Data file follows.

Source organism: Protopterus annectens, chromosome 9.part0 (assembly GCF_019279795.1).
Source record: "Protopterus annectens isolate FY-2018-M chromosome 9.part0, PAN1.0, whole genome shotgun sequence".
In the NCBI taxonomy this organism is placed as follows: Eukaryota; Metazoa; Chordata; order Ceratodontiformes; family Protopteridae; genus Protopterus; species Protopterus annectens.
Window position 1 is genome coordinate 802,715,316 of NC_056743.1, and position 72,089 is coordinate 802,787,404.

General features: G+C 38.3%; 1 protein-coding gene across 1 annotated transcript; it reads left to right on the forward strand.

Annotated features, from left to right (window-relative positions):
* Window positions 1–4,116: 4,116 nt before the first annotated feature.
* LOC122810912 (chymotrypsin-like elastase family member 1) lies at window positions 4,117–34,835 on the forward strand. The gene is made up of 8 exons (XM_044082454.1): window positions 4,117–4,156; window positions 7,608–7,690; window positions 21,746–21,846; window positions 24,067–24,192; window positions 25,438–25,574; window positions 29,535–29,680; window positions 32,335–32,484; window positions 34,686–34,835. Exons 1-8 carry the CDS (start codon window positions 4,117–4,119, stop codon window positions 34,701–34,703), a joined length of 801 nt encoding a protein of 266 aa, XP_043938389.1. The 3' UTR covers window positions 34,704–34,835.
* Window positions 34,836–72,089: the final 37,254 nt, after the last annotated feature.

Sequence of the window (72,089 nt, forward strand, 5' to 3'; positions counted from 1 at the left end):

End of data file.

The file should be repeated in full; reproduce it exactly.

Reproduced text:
Source organism: Protopterus annectens, chromosome 9.part0 (assembly GCF_019279795.1).
Source record: "Protopterus annectens isolate FY-2018-M chromosome 9.part0, PAN1.0, whole genome shotgun sequence".
In the NCBI taxonomy this organism is placed as follows: Eukaryota; Metazoa; Chordata; order Ceratodontiformes; family Protopteridae; genus Protopterus; species Protopterus annectens.
Window position 1 is genome coordinate 802,715,316 of NC_056743.1, and position 72,089 is coordinate 802,787,404.

General features: G+C 38.3%; 1 protein-coding gene across 1 annotated transcript; it reads left to right on the forward strand.

Annotated features, from left to right (window-relative positions):
* Window positions 1–4,116: 4,116 nt before the first annotated feature.
* LOC122810912 (chymotrypsin-like elastase family member 1) lies at window positions 4,117–34,835 on the forward strand. The gene is made up of 8 exons (XM_044082454.1): window positions 4,117–4,156; window positions 7,608–7,690; window positions 21,746–21,846; window positions 24,067–24,192; window positions 25,438–25,574; window positions 29,535–29,680; window positions 32,335–32,484; window positions 34,686–34,835. Exons 1-8 carry the CDS (start codon window positions 4,117–4,119, stop codon window positions 34,701–34,703), a joined length of 801 nt encoding a protein of 266 aa, XP_043938389.1. The 3' UTR covers window positions 34,704–34,835.
* Window positions 34,836–72,089: the final 37,254 nt, after the last annotated feature.

Sequence of the window (72,089 nt, forward strand, 5' to 3'; positions counted from 1 at the left end):